Burkinabe Women Build Resilience in Agriculture
By Djimasbe Ngaradoum
As the son of a farmer, I have been inspired by the work of women and youth farmers and entrepreneurs as they strive to provide for their families the same opportunities that my parents could for me. In Burkina Faso where I work, women play a variety of roles in agriculture markets. They are the farmers who supply markets with crops and animals, market actors who process and sell agricultural goods, and consumers who purchase food for their families.
In many West African communities, I have seen how women’s efforts contribute to high levels of agricultural production and receive external investment. Yet, too often, their communities also have high levels of poverty and malnutrition.
Barriers to women and youth entrepreneurship and decision-making in household management and finances contribute greatly to this problem, especially as regions of Burkina Faso near the borders with Mali and Niger face a double crisis: the COVID-19 pandemic and increasing insecurity and displacement.
The activity I work on, USAID Yidgiri, partners with communities to tackle these challenges with a focus on nutrition through agricultural practices and training opportunities and by supporting and equipping women and youth with skills in production, business management, financial literacy, and networking.
To improve production of agricultural crops, we established practical solutions like demonstration plots for cowpeas, a legume which is high in nutrients, and provide farmers with information about improved technologies that can increase their yield. In the 2020–2021 agricultural season, 83 percent of the farmers who attended the demonstrations were women — women who reinvest this knowledge into their practices and profitably and sustainability feed their families and communities.
We also collaborate with local communities to support dynamic women and youth-led agribusinesses through our Youth and Women Entrepreneurship and Rural Innovation (YWERI) program. YWERI equips participants with business best practices and access to finance, providing the resources, income, and knowledge for women and youth to feed themselves and their families nutritious foods and to go on to be healthy farmers and entrepreneurs. The program aims to catalyze commercial growth for businesses owned by women and youth in the Burkinabe agriculture sector. This will lead to a new generation of farmers and build more resilient communities.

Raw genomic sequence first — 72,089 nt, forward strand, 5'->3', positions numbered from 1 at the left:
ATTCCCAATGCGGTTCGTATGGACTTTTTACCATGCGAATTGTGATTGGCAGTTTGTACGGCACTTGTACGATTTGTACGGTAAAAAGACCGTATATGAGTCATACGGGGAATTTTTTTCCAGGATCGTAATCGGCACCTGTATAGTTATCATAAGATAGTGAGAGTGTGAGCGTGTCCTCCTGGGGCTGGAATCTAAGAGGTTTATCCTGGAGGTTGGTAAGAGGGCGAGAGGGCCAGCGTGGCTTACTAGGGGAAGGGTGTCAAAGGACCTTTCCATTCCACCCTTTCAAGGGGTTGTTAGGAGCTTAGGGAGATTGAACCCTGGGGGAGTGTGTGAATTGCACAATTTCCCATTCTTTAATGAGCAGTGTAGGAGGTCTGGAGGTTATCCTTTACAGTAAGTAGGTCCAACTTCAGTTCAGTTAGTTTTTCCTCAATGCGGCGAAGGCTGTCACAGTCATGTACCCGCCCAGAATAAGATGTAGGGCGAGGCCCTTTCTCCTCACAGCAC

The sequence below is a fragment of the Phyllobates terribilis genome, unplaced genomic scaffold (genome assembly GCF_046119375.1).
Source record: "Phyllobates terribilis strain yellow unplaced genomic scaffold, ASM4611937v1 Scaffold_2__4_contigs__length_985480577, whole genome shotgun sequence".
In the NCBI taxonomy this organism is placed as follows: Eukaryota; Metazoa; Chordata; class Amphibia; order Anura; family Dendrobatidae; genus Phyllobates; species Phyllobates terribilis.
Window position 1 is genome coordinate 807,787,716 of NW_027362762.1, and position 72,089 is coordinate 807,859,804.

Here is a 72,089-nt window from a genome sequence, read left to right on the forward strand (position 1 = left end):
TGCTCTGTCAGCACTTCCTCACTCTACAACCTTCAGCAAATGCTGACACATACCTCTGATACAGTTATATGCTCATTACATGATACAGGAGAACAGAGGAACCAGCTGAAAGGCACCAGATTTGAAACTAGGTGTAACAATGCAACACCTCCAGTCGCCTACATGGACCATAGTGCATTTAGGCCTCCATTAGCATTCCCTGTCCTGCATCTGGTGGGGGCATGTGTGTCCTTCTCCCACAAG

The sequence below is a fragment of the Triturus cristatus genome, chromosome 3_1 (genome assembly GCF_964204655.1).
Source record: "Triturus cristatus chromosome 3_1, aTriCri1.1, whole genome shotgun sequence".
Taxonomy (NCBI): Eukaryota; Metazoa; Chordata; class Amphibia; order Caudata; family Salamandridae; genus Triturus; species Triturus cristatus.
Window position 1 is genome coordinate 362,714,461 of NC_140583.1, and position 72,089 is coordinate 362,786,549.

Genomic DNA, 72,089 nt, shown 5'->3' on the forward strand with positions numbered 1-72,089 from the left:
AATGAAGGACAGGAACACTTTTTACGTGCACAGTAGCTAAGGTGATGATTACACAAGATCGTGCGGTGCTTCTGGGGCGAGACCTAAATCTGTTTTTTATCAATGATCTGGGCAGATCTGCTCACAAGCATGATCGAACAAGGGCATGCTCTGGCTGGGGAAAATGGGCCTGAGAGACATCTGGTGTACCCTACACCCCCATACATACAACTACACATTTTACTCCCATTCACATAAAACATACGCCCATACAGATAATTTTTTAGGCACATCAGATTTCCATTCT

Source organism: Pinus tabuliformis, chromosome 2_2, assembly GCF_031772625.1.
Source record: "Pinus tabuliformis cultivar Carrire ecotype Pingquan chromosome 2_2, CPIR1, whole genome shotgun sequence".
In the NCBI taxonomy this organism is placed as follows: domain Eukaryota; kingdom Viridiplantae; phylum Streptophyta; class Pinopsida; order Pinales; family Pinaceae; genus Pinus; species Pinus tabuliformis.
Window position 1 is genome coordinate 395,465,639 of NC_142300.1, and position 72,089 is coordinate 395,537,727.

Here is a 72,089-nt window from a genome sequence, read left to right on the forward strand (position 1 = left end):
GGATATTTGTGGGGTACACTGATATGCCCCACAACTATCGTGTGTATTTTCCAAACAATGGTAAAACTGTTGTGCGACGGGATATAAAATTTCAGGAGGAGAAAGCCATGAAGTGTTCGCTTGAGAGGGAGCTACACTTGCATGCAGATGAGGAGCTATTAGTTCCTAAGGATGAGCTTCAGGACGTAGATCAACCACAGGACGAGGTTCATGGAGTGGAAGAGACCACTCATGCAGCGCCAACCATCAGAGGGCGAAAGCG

With backing from USAID Yidgiri, women can also better access finance and acquire literacy skills through the activity’s “tontine” groups. These groups serve as savings and lending associations for local communities, strengthening women’s confidence, access, and resources to participate in markets, negotiate, and apply for loans.
By investing in women and youth, the Yidgiri team is working with Burkinabe communities to foster women’s decision-making power so they can manage savings and build resilient households, improve incomes so they can feed their families with nutrient rich foods, and strengthen markets so they can access finance and do business with confidence. While the path to increasing resilience is tough, with Burkinabe women leading the way, practical steps towards that goal will ensure a sustainable and stronger socio-economical future for Burkina Faso!
- The author is the chief of party for the USAID Yidgiri Activity implemented by CNFA in Burkina Faso.